The SAT has a deep-seated cultural importance. For many students, it’s the single most significant test they will take in the course of their education. It’s no big surprise, then, that there’s plenty of junk info on the test; people get scared of it, and rumors get spread. It doesn’t help any that there are lots of less-than-upstanding test prep companies with their own agendas to fuel the misconception fire.
Is the SAT basically an I.Q. test?
This is more complicated than either the College Board or most large test prep companies would have you believe. The College Board says that the test is a reflection of your academic achievements—that many of the skills you learn in school are directly tested. That’s half the truth, if even that.
Meanwhile, Princeton Review gives a different answer to this question: “Your SAT scores reflect how good you are at taking the SAT (as well as how much time you spent preparing)–and that’s about it.” This is different than the College Board’s intention of testing your academic achievements. As you can see, opinions on this topic vary. The reality really lies somewhere in between the two.
It’s true that preparing for the test will raise your scores. It’s also true that many of the skills tested are test-specific. Think about functioning under time pressure, for example—when else in your life will you have a situation like this, other than on standardized tests? Or how about multiple choice guessing strategies?
But what they want you to believe is that they have some magic key that will unlock the test for you—that SAT questions are just sneaky tricks. That’s nonsense. Doing well on the SAT is actually about three things:
1. Knowing the concepts, rules, and academic vocabulary. This is the most important piece, and can come from school studies or test-specific preparation.
2. Knowing how to take a standardized test effectively. The only way to improve this is with test-specific preparation.
3. Innate logical abilities. A monkey can’t be trained to take the SAT and score well, no matter what. Meanwhile, a student who figured out how to solve a Rubik’s cube on their own will do pretty well, regardless of how much attention they pay in school. This is only a piece of the whole picture, but it is there, like it or not.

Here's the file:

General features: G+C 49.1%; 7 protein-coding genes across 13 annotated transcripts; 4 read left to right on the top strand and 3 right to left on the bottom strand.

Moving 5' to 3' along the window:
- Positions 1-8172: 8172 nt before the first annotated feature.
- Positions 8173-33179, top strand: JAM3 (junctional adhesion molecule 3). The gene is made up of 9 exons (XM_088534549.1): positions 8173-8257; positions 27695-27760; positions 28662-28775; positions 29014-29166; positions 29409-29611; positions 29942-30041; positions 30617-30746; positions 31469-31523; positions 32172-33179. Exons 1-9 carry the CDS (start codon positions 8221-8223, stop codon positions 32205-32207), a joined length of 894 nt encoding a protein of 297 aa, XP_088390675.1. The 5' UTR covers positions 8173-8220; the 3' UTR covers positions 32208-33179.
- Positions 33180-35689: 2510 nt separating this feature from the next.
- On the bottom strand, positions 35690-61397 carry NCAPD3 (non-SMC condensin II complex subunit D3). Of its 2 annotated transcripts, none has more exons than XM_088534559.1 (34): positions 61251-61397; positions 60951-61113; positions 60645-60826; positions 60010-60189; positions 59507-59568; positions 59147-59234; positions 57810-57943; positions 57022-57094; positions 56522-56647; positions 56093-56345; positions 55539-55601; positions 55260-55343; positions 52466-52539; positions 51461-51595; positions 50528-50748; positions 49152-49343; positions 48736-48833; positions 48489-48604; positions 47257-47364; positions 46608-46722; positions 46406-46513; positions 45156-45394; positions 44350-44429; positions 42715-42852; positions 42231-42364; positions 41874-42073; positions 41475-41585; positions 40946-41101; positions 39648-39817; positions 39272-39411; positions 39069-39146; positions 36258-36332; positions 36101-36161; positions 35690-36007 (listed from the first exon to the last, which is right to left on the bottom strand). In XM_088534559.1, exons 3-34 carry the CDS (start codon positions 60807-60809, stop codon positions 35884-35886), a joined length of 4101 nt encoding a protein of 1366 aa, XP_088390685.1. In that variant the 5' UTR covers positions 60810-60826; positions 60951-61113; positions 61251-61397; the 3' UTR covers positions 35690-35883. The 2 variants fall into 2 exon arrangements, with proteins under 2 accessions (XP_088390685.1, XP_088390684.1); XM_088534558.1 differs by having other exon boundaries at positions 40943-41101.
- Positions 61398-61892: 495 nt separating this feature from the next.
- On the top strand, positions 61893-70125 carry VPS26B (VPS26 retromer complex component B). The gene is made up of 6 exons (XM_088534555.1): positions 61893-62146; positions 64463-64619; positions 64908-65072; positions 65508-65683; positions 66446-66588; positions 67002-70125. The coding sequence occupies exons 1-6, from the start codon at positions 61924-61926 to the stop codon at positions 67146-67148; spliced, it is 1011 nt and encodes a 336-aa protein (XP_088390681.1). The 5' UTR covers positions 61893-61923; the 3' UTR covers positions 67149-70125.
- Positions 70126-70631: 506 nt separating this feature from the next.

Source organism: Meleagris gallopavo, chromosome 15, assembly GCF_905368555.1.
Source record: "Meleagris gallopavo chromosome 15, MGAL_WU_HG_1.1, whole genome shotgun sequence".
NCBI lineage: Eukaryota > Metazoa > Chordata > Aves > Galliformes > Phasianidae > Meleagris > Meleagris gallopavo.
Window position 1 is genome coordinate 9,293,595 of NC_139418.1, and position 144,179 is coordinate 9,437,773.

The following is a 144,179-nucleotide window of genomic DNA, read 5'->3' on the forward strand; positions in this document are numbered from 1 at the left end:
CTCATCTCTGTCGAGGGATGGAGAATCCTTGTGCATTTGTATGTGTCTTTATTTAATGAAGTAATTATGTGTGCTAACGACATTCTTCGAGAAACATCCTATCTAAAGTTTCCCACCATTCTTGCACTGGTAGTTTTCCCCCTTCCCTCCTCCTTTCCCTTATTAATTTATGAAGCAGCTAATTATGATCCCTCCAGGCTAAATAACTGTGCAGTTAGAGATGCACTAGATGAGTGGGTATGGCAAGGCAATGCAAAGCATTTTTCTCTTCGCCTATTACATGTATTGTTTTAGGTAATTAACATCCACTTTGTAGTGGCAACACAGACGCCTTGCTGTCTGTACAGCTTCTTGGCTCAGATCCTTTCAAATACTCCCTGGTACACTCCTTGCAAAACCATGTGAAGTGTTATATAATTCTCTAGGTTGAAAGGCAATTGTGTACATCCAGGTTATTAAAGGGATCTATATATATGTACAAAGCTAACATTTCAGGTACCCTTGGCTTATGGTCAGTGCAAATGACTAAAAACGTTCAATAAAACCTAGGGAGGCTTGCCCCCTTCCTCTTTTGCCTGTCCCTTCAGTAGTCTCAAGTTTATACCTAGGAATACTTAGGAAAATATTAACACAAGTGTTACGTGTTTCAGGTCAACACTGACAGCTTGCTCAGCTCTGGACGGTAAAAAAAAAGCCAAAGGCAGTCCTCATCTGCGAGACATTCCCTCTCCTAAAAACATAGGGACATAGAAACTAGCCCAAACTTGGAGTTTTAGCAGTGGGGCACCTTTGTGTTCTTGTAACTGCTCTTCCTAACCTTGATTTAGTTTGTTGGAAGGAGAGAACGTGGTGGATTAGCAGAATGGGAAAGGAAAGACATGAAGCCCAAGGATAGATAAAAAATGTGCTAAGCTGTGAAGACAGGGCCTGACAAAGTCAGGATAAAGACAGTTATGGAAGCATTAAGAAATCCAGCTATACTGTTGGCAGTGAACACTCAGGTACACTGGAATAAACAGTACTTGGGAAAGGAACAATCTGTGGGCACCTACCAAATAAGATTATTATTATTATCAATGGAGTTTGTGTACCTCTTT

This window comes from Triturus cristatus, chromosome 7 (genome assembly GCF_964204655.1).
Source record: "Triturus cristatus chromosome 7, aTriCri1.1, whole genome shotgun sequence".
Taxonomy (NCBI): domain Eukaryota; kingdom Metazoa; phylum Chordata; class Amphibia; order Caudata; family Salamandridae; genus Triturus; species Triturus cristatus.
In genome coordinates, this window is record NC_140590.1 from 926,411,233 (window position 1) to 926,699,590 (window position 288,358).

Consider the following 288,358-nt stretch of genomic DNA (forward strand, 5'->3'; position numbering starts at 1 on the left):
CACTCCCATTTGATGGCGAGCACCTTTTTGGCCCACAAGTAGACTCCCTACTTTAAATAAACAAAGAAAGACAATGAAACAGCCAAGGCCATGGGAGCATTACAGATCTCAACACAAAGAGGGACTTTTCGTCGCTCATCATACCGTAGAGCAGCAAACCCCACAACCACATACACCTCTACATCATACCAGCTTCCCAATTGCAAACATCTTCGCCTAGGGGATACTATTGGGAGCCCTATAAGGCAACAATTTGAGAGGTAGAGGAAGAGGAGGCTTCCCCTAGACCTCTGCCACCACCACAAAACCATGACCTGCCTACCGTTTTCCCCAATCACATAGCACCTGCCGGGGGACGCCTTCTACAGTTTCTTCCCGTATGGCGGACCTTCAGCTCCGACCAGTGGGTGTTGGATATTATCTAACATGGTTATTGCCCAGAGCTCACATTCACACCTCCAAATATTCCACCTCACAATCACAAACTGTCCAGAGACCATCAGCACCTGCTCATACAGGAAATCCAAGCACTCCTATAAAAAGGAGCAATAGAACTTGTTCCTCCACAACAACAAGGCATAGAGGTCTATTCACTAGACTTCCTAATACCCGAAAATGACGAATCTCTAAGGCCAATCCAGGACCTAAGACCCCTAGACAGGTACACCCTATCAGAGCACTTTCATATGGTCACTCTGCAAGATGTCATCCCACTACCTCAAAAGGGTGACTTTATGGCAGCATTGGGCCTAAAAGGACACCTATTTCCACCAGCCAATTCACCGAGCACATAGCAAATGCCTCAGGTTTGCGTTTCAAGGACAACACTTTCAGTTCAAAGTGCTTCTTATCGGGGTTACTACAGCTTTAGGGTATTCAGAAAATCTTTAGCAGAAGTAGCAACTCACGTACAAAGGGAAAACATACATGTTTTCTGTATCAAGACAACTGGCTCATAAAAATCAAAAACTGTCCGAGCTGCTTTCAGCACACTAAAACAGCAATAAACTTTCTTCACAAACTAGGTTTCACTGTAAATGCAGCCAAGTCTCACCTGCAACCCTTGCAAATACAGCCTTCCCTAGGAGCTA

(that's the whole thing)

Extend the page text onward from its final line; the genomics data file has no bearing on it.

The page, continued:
You can improve, yes; everybody can improve. But the big picture is more complicated than most “experts” will admit to.
How much time do I need to study for the SAT?
There are two common mistakes here, but the most important one to avoid is starting studies too late. Many students only start studying a few weeks before the exam, and that’s not ideal. In a perfect world, in order to be sure that you really built up your math knowledge, vocabulary, and test taking skills as much as possible, you’d have 2 or 3 months to prepare. It’s possible to make an effective one month SAT study schedule, but it takes serious devotion if you’re really going to bring up your score.
Does studying Latin actually help?
It can, but not nearly as much as studying English does. If you want to bring up your verbal score, there’s absolutely nothing better than reading as much high-level material as possible. Word lists and flashcards are useful if they’re used right—you really have to know how to remember SAT vocabulary—but it’s the reading, the natural expansion of your vocabulary, that has the greatest effect on your scores. Most of the reading comprehension questions don’t rely heavily on vocabulary; they test how comfortable you are with difficult texts in general. So that’s what you should be practicing.
That being said, reading takes time. It may even take too much time, depending on your schedule, so cramming English vocabulary can help. But don’t worry about Latin.
How hard is SAT math?
That question’s a bit tricky to answer, but everyone seems to be asking it. So just how hard is SAT math? Well, the core concepts that are tested are no harder than most sophomore high school classes. The majority of SAT takers actually studied every math concept on the test, and many of them finished covering those topics years ago. There’s no trigonometry, no calculus, no serious statistics—it’s mostly just algebra, geometry, arithmetic and number properties. But that doesn’t mean it’s easy, not even for students who are taking calculus. This is where the logic I mentioned earlier comes in—the most difficult questions are puzzles. They don’t demand crazy formulas or long, complicated calculations: they test reasoning. Getting better at this is partly just about getting to know the types of puzzles that the SAT uses (and the common traps), so it’s not exactly something you’ve learned in school.
So you might hear one person say that SAT math is easy, and they’re right, in a way: it’s all from relatively basic areas of math. And you might hear another person say that it’s actually really hard, and they’re right too. The tricky questions are really tricky, even if the formulas are basic enough.